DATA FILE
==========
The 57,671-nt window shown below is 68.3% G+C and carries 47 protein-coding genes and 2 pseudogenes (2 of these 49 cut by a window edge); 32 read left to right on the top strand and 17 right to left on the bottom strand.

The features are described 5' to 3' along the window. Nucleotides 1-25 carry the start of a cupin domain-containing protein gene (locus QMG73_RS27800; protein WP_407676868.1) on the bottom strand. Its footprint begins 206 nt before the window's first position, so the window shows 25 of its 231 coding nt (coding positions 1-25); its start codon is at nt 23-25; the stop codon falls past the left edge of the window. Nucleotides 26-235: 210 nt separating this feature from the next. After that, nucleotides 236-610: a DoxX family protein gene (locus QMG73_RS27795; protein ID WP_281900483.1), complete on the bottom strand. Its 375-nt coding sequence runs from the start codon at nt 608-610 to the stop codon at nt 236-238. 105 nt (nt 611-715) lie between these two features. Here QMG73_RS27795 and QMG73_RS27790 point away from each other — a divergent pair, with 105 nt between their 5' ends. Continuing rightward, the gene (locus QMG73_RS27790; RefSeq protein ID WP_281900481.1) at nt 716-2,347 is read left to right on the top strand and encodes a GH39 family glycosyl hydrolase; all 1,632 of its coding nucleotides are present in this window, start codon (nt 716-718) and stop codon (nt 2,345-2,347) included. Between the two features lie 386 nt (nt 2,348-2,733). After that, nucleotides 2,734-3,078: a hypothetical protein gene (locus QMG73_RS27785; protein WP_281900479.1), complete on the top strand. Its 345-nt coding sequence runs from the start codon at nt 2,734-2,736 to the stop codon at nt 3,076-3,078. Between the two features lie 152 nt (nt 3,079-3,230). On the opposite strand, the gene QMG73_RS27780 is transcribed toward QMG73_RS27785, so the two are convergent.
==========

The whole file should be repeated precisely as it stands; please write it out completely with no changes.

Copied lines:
The 57,671-nt window shown below is 68.3% G+C and carries 47 protein-coding genes and 2 pseudogenes (2 of these 49 cut by a window edge); 32 read left to right on the top strand and 17 right to left on the bottom strand.

The features are described 5' to 3' along the window. Nucleotides 1-25 carry the start of a cupin domain-containing protein gene (locus QMG73_RS27800; protein WP_407676868.1) on the bottom strand. Its footprint begins 206 nt before the window's first position, so the window shows 25 of its 231 coding nt (coding positions 1-25); its start codon is at nt 23-25; the stop codon falls past the left edge of the window. Nucleotides 26-235: 210 nt separating this feature from the next. After that, nucleotides 236-610: a DoxX family protein gene (locus QMG73_RS27795; protein ID WP_281900483.1), complete on the bottom strand. Its 375-nt coding sequence runs from the start codon at nt 608-610 to the stop codon at nt 236-238. 105 nt (nt 611-715) lie between these two features. Here QMG73_RS27795 and QMG73_RS27790 point away from each other — a divergent pair, with 105 nt between their 5' ends. Continuing rightward, the gene (locus QMG73_RS27790; RefSeq protein ID WP_281900481.1) at nt 716-2,347 is read left to right on the top strand and encodes a GH39 family glycosyl hydrolase; all 1,632 of its coding nucleotides are present in this window, start codon (nt 716-718) and stop codon (nt 2,345-2,347) included. Between the two features lie 386 nt (nt 2,348-2,733). After that, nucleotides 2,734-3,078: a hypothetical protein gene (locus QMG73_RS27785; protein WP_281900479.1), complete on the top strand. Its 345-nt coding sequence runs from the start codon at nt 2,734-2,736 to the stop codon at nt 3,076-3,078. Between the two features lie 152 nt (nt 3,079-3,230). On the opposite strand, the gene QMG73_RS27780 is transcribed toward QMG73_RS27785, so the two are convergent.